There’s no doubt that our furry friends can be costly. Even if your pet has no initial health problems, with age, Fido will undoubtedly run into medical issues at some point. When the end is near, long-time pet owners know just how costly pet healthcare can be.
If you have a pet, chances are you’ve debated whether or not to buy pet insurance. Like health insurance for people, these policies defray the cost of pricey medical care should your pet become sick or infirm. For some, it can mean the difference between a year or two more of companionship versus euthanasia.
Pet insurance is relatively common in Europe, but here in the states only about a quarter of a million of our more than 130 million cats and dogs are covered by pet insurance.
Is pet insurance right for you? It’s important to consider the pros and cons of these policies before making a final decision and investing the money.
Pro: There are a variety of pet insurance companies to choose from with a wide variety of policies and coverage. In some cases, these policies will cover all types of vet care, including annual checkups and immunizations.
Con: Read the fine print, as some policies only cover accidents and illnesses.
Pro: As with human health insurance, the various policies come a choice of premiums, so you can choose how much to spend from the get-go. Prices vary from as low as $99 per year for a basic plan to $500 or more for a select breed indemnity plan.
Con: Be prepared to pay out-of-pocket with most policies. While some have pre-set annual or per-incident limits, others have deductibles. Make sure you are able to cancel your policy at any time without a penalty.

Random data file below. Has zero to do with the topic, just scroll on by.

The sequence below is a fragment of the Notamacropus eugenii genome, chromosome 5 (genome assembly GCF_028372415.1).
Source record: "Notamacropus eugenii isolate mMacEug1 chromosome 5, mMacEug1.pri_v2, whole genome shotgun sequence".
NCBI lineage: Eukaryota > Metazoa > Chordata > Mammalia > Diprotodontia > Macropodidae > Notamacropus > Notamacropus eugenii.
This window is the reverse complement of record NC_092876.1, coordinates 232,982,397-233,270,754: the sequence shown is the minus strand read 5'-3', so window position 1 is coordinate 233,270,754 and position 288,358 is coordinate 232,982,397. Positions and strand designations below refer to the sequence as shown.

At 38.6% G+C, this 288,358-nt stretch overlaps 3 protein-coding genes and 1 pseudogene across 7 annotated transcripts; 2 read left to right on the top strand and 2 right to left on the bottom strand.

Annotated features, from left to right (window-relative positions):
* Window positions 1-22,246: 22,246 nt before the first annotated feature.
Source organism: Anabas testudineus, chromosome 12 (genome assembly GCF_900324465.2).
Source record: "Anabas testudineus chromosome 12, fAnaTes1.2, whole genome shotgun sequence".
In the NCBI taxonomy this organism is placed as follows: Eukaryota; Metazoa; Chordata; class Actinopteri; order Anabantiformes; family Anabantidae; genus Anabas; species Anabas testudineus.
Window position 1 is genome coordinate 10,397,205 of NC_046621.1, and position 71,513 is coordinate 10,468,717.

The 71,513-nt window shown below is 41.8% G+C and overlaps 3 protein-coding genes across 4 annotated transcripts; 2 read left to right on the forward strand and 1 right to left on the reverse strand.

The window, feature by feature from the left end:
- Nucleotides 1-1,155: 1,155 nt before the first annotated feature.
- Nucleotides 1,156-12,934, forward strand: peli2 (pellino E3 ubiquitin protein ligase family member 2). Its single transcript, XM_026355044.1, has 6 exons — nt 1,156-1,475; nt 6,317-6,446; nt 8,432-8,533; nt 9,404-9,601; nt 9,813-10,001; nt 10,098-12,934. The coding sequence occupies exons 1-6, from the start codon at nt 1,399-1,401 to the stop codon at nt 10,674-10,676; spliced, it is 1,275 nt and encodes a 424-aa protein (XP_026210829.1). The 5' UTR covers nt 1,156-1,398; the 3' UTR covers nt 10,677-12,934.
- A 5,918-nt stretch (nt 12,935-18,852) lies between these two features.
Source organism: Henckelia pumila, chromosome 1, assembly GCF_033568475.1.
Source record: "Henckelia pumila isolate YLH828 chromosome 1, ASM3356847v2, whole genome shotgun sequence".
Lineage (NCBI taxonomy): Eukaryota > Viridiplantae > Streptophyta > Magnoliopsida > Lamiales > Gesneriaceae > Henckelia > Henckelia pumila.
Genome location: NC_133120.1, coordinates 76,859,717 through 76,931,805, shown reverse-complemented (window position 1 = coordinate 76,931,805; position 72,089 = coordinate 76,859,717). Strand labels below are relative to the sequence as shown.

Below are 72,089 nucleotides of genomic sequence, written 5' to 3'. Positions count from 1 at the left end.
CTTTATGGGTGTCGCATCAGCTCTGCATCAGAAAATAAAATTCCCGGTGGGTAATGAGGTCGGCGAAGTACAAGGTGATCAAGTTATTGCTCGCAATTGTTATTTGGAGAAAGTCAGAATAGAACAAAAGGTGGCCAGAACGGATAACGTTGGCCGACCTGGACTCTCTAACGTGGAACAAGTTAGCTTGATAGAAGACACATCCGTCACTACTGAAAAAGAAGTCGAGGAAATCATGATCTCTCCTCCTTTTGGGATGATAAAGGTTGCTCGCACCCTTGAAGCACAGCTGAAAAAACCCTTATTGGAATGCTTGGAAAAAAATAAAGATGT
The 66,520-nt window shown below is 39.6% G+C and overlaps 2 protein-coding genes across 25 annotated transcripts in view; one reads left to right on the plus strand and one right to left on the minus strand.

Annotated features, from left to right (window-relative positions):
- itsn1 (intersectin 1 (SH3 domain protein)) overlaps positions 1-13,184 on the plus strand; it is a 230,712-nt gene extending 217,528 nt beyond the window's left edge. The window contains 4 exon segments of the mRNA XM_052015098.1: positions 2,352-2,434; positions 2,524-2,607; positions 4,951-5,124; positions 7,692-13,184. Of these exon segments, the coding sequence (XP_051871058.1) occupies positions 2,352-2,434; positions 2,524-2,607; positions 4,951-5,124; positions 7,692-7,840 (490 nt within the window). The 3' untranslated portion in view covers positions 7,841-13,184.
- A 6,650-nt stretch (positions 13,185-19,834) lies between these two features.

Pro: If you have a puppy or kitten, your premiums will be lower.
Con: Many plans have age limits, which mean that older dogs or cats may not qualify for full coverage or health insurance. Premium increases should be based on your pet’s age, not number of claims.
Pro: If you have a healthy pet from the start, your furry family member should have no problem qualifying for health insurance coverage.
Con: Be aware that some policies require annual physical exams. And, like human health insurance plans, pet insurance does not always cover pre-existing conditions, including past injuries, flea control, dental problems, or chronic ailments.
Pro: There are pet insurance plans available that allow you to choose your own vet.
Con: Note that some insurance plans only allow you to seek care from a limited network of vets. If your pet needs emergency services, you are traveling, or your vet is not available, this can be an issue. Choose the policy option where you can utilize the services of any vet. Also be aware that some plans require pre-authorization before treatment can be rendered.
Pro: There are insurance riders that can cover the individual needs of your pet. Consider including extended care, dental coverage, and accidental death.
Con: Some policies have maximum benefit amounts that can be paid within a year or over the pet’s lifetime. Be sure this figure is enough to make the insurance worth the cost.
Pro: The animal health care industry has become more sophisticated, so there are more treatment options for our pets.
Con: With the updated technology comes increased costs for animal treatment. Consequently, it’s not unusual for some conditions to cost thousands of dollars to treat.
It is up to you, the pet owner, to determine how much coverage you want or need. Obviously, the greater the coverage, the more the plan will cost. To determine whether pet insurance makes sense, figure out your annual vet costs and compare these with a year’s worth of health insurance premiums. You should also be sure to include out-of-pocket deductibles in this final number.
If the premium and deductible costs are higher than your annual vet bills, then pet insurance may not be warranted. Just be aware that it may take just one unforeseen medical event to justify the insurance expense, and that proper coverage can make an otherwise troubling time much more bearable.